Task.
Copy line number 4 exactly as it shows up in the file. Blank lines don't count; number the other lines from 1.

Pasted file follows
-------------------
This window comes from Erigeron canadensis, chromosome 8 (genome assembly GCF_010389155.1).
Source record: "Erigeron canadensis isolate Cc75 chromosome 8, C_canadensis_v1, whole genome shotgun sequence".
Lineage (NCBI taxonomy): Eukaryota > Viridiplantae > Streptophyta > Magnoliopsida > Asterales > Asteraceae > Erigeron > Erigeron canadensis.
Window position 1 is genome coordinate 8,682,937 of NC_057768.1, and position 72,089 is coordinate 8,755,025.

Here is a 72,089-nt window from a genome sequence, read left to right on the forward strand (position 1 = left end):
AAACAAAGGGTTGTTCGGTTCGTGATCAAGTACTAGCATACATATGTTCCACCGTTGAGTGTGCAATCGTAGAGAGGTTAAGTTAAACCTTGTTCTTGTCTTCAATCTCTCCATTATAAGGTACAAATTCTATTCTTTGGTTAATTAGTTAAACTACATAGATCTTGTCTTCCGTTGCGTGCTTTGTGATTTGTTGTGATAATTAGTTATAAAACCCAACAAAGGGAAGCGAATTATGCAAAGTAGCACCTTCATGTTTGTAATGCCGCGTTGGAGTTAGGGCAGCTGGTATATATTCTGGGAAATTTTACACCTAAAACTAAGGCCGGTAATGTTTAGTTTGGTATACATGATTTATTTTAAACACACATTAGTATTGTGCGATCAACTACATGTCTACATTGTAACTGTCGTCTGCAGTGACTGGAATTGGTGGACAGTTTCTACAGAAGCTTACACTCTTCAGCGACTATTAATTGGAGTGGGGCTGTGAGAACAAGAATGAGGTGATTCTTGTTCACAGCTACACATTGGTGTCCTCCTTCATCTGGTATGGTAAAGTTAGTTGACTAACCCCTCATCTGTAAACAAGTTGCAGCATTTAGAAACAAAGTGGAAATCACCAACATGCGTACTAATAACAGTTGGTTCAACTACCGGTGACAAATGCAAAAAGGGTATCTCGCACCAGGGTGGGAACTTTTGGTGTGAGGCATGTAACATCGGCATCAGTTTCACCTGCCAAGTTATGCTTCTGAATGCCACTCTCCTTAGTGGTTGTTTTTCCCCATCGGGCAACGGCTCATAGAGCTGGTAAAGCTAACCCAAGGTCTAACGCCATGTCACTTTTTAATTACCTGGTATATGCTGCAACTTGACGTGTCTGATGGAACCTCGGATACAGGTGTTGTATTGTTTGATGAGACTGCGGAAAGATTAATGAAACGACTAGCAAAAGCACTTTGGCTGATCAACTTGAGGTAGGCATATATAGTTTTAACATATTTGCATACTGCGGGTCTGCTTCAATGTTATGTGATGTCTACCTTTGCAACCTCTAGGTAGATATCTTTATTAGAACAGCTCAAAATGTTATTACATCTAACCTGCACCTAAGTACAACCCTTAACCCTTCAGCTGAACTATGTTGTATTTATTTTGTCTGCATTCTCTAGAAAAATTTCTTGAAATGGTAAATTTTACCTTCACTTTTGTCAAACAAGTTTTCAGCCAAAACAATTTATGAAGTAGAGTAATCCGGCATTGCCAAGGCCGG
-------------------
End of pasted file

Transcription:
Window position 1 is genome coordinate 8,682,937 of NC_057768.1, and position 72,089 is coordinate 8,755,025.